Corporate pension plan sponsors often face difficult decisions associated with the management of their defined benefit plans. Many factors that determine the projected benefit obligation are out of management’s control and can cause uncertainty during the annual budgeting process. This has led corporate sponsors to consider strategies such as freezing plan participation, freezing benefit accruals, and partial or full plan termination.
Here are current trends in the major assumptions used to determine a plan’s projected benefit obligation.
Since the beginning of 2014, the Citigroup Pension Liability Index and the Moody’s Long-Term AA Corporate Bond Rates have decreased by over 100 basis points, or 1 percent. This downward trend has led to an increase in the projected benefit obligation, since an inverse relationship exists. Plan sponsors should consider formally documenting their discount rate methodology to ensure it is consistent from year-to-year.
Stock market performance
Wild stock market swings can be the largest variable for pension plans. The funded status of mature pension plans that depend on investment returns to fully cover annual benefit payments can be significantly impacted, resulting in increased required minimum contributions or possible reductions to participant benefits.
Updated mortality tables
Corporate plan sponsors may use the new mortality table (RP-2014) and mortality improvement scale (MP-2014) to calculate their liability for 2014 year-end disclosures. The tables were published by the Society of Actuaries in late October 2014 and reflect improved life expectancies, a trend that is expected to continue. Pension liabilities are expected to increase from 5 to 15 percent, depending on population demographics. Since there are several versions of the mortality tables, options should be discussed with your accountant or actuary.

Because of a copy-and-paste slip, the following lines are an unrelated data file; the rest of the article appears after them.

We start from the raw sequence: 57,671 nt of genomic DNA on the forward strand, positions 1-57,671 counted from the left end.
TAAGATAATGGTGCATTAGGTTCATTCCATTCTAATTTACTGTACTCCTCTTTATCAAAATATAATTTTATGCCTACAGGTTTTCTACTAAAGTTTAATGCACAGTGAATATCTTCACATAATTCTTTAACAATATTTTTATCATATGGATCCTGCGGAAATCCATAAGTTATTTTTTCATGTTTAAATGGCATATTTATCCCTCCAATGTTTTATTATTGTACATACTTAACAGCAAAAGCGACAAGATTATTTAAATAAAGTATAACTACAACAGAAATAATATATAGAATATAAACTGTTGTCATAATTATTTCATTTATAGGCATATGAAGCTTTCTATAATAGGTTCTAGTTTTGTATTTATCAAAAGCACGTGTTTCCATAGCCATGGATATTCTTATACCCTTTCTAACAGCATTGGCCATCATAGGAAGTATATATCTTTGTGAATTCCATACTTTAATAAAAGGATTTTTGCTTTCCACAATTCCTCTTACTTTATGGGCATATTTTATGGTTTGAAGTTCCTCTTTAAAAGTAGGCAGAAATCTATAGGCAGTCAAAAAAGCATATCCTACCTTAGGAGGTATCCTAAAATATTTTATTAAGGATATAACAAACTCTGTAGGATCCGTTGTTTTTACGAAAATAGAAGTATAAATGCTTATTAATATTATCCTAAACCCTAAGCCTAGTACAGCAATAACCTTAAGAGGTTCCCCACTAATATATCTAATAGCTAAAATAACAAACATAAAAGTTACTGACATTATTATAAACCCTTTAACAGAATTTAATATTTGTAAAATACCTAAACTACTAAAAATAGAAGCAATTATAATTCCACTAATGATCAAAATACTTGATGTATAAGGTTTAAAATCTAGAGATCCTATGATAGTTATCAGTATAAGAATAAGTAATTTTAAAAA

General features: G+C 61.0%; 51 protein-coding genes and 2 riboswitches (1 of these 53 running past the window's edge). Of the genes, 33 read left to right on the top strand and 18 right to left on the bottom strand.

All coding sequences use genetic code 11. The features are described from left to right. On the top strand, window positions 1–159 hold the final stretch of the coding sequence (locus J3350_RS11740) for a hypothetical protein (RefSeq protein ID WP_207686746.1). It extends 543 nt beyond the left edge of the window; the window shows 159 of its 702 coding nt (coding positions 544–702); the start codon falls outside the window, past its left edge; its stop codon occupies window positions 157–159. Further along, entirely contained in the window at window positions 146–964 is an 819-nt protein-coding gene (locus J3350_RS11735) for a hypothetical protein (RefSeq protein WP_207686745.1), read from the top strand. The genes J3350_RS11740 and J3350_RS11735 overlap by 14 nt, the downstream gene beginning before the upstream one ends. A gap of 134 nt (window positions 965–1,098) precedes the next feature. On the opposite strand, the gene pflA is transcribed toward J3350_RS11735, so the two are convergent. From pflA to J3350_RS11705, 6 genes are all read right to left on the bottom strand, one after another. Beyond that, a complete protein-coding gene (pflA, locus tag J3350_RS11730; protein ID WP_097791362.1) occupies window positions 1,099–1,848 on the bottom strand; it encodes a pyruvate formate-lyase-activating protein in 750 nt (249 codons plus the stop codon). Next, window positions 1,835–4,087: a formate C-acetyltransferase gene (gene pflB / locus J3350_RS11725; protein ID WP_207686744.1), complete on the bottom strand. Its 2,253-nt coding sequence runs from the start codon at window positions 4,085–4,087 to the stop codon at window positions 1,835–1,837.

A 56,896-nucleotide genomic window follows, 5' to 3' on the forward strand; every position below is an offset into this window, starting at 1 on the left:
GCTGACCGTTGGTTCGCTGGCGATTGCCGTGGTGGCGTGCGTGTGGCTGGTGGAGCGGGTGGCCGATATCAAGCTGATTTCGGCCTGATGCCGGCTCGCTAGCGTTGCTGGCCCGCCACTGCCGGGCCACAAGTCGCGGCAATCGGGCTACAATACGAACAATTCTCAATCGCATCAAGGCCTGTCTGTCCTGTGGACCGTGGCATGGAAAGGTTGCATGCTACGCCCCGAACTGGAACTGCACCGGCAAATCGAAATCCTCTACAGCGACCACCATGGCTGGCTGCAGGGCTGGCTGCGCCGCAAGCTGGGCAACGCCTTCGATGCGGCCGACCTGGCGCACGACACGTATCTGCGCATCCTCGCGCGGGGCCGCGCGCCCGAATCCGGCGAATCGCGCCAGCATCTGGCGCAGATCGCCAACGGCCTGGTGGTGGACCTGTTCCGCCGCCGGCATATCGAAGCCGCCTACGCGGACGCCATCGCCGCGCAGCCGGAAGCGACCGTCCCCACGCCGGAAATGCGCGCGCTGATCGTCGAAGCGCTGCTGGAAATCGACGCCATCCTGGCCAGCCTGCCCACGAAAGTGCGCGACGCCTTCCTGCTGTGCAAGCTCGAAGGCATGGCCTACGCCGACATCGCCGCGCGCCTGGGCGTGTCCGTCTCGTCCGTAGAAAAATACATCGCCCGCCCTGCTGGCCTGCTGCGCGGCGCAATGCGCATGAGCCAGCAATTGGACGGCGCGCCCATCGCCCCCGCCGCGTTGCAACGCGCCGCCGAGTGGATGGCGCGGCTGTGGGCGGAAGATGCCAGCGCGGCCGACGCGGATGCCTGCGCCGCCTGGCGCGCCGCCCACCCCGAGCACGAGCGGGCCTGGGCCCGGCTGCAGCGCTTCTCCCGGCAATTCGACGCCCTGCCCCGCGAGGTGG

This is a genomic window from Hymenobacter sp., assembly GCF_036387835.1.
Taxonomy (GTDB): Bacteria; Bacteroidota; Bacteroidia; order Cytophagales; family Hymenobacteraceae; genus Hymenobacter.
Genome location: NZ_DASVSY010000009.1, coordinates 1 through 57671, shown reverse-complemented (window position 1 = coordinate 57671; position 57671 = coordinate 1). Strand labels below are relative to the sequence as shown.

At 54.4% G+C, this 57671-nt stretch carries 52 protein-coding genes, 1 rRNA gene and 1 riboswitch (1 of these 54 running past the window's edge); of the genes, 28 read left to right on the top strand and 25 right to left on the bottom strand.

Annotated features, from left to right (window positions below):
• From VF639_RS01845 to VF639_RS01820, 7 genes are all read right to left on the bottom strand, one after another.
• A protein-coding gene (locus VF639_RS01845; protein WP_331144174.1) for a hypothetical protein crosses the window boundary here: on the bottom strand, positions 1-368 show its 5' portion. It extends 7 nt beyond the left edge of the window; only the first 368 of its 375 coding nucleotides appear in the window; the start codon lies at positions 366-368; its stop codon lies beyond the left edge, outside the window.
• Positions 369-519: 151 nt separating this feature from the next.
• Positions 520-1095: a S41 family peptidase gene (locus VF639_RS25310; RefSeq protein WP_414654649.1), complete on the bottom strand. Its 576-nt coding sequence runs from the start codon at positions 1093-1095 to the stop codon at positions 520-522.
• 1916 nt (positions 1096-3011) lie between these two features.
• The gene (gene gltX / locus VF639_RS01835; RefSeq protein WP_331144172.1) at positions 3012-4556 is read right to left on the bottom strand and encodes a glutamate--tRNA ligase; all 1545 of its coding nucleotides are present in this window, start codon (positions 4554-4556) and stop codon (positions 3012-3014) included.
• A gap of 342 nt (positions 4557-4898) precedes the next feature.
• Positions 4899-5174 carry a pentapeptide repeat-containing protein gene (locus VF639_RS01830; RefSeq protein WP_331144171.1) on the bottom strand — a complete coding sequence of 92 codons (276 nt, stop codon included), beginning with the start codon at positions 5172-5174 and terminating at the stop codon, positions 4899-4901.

Many plans have implemented some type of plan freeze related to participation, benefit accruals, or both. Plan sponsors are also wrestling with whether to partially or fully terminate their plans in order to gain more control over budgeting and financial projections. Cash-out options to vested terminated participants have increased and some plan sponsors have moved toward full plan termination, either through cash-out or annuitizing vested participant benefits. Plan terminations may take up to eighteen months and require IRS approval and participant notices. Corporate sponsors with excess cash or investments, or those that are not highly leveraged, are most likely to find the termination strategy more attractive. With the availability of today’s low interest rates, financing the plan’s termination strategy enables the entity to convert a variable liability and expense into a consistent manageable obligation.
Defined benefit plan sponsors have a fiduciary responsibility to protect vested benefits of plan participants, regardless of the current plan situation. We recommend that you discuss the issues presented above with your accountant or actuary to determine what changes to your defined benefit plan should be considered.
Information contained in this alert should not be construed as the rendering of specific accounting, tax, or other advice. Material may become outdated and anyone using this should research and update to ensure accuracy. In no event will the publisher be liable for any damages, direct, indirect, or consequential, claimed to result from use of the material contained in this alert. Readers are encouraged to consult with their advisors before making any decisions.